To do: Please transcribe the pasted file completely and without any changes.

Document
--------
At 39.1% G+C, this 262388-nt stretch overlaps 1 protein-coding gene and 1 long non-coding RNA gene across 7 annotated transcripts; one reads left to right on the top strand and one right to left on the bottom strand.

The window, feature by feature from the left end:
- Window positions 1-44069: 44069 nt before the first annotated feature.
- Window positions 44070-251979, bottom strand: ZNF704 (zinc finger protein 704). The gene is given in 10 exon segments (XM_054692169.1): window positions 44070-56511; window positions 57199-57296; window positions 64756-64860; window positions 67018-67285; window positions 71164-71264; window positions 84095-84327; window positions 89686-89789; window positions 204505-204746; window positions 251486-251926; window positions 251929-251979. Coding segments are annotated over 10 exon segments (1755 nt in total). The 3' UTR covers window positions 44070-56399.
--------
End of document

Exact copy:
At 39.1% G+C, this 262388-nt stretch overlaps 1 protein-coding gene and 1 long non-coding RNA gene across 7 annotated transcripts; one reads left to right on the top strand and one right to left on the bottom strand.

The window, feature by feature from the left end:
- Window positions 1-44069: 44069 nt before the first annotated feature.
- Window positions 44070-251979, bottom strand: ZNF704 (zinc finger protein 704). The gene is given in 10 exon segments (XM_054692169.1): window positions 44070-56511; window positions 57199-57296; window positions 64756-64860; window positions 67018-67285; window positions 71164-71264; window positions 84095-84327; window positions 89686-89789; window positions 204505-204746; window positions 251486-251926; window positions 251929-251979. Coding segments are annotated over 10 exon segments (1755 nt in total). The 3' UTR covers window positions 44070-56399.